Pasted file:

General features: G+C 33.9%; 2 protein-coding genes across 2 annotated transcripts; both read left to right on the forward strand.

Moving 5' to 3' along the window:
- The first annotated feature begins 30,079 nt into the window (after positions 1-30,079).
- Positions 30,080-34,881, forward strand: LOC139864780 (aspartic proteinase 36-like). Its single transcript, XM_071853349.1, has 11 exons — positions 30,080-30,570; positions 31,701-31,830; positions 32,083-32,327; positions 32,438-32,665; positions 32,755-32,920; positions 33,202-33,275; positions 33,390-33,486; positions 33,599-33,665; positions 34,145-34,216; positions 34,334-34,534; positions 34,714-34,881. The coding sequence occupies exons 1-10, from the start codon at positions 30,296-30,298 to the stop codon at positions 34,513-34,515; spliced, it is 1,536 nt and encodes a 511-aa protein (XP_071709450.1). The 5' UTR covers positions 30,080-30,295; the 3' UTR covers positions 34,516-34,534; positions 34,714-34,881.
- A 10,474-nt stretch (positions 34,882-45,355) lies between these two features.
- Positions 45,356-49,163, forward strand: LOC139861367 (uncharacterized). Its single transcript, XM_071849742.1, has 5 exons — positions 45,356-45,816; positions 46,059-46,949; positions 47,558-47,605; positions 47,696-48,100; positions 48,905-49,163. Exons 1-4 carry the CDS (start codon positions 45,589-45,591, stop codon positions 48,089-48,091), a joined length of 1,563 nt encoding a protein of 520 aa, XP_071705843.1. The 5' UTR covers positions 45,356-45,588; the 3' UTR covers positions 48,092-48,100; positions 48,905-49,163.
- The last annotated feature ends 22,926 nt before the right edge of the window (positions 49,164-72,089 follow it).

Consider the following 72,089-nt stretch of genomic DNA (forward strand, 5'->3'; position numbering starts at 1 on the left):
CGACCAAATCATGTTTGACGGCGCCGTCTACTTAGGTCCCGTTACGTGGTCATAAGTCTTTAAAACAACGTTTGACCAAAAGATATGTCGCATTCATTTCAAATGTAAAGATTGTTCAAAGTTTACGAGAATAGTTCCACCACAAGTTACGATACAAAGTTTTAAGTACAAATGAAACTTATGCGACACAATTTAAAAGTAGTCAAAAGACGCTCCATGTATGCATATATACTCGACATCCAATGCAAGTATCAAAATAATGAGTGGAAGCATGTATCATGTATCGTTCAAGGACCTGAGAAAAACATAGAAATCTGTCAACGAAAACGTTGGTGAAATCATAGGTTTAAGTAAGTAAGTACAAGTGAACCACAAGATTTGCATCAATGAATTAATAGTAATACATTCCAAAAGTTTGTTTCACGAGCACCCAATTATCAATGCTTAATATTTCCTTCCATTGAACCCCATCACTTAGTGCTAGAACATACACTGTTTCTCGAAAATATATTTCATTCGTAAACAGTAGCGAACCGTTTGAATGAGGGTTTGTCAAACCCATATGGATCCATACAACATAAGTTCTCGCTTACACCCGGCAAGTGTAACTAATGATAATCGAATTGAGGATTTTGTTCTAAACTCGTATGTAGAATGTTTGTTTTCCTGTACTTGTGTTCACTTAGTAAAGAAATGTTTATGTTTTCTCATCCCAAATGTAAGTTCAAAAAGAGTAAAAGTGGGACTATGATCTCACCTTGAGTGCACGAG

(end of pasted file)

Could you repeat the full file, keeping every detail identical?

General features: G+C 33.9%; 2 protein-coding genes across 2 annotated transcripts; both read left to right on the forward strand.

Moving 5' to 3' along the window:
- The first annotated feature begins 30,079 nt into the window (after positions 1-30,079).
- Positions 30,080-34,881, forward strand: LOC139864780 (aspartic proteinase 36-like). Its single transcript, XM_071853349.1, has 11 exons — positions 30,080-30,570; positions 31,701-31,830; positions 32,083-32,327; positions 32,438-32,665; positions 32,755-32,920; positions 33,202-33,275; positions 33,390-33,486; positions 33,599-33,665; positions 34,145-34,216; positions 34,334-34,534; positions 34,714-34,881. The coding sequence occupies exons 1-10, from the start codon at positions 30,296-30,298 to the stop codon at positions 34,513-34,515; spliced, it is 1,536 nt and encodes a 511-aa protein (XP_071709450.1). The 5' UTR covers positions 30,080-30,295; the 3' UTR covers positions 34,516-34,534; positions 34,714-34,881.
- A 10,474-nt stretch (positions 34,882-45,355) lies between these two features.
- Positions 45,356-49,163, forward strand: LOC139861367 (uncharacterized). Its single transcript, XM_071849742.1, has 5 exons — positions 45,356-45,816; positions 46,059-46,949; positions 47,558-47,605; positions 47,696-48,100; positions 48,905-49,163. Exons 1-4 carry the CDS (start codon positions 45,589-45,591, stop codon positions 48,089-48,091), a joined length of 1,563 nt encoding a protein of 520 aa, XP_071705843.1. The 5' UTR covers positions 45,356-45,588; the 3' UTR covers positions 48,092-48,100; positions 48,905-49,163.
- The last annotated feature ends 22,926 nt before the right edge of the window (positions 49,164-72,089 follow it).

Consider the following 72,089-nt stretch of genomic DNA (forward strand, 5'->3'; position numbering starts at 1 on the left):
CGACCAAATCATGTTTGACGGCGCCGTCTACTTAGGTCCCGTTACGTGGTCATAAGTCTTTAAAACAACGTTTGACCAAAAGATATGTCGCATTCATTTCAAATGTAAAGATTGTTCAAAGTTTACGAGAATAGTTCCACCACAAGTTACGATACAAAGTTTTAAGTACAAATGAAACTTATGCGACACAATTTAAAAGTAGTCAAAAGACGCTCCATGTATGCATATATACTCGACATCCAATGCAAGTATCAAAATAATGAGTGGAAGCATGTATCATGTATCGTTCAAGGACCTGAGAAAAACATAGAAATCTGTCAACGAAAACGTTGGTGAAATCATAGGTTTAAGTAAGTAAGTACAAGTGAACCACAAGATTTGCATCAATGAATTAATAGTAATACATTCCAAAAGTTTGTTTCACGAGCACCCAATTATCAATGCTTAATATTTCCTTCCATTGAACCCCATCACTTAGTGCTAGAACATACACTGTTTCTCGAAAATATATTTCATTCGTAAACAGTAGCGAACCGTTTGAATGAGGGTTTGTCAAACCCATATGGATCCATACAACATAAGTTCTCGCTTACACCCGGCAAGTGTAACTAATGATAATCGAATTGAGGATTTTGTTCTAAACTCGTATGTAGAATGTTTGTTTTCCTGTACTTGTGTTCACTTAGTAAAGAAATGTTTATGTTTTCTCATCCCAAATGTAAGTTCAAAAAGAGTAAAAGTGGGACTATGATCTCACCTTGAGTGCACGAG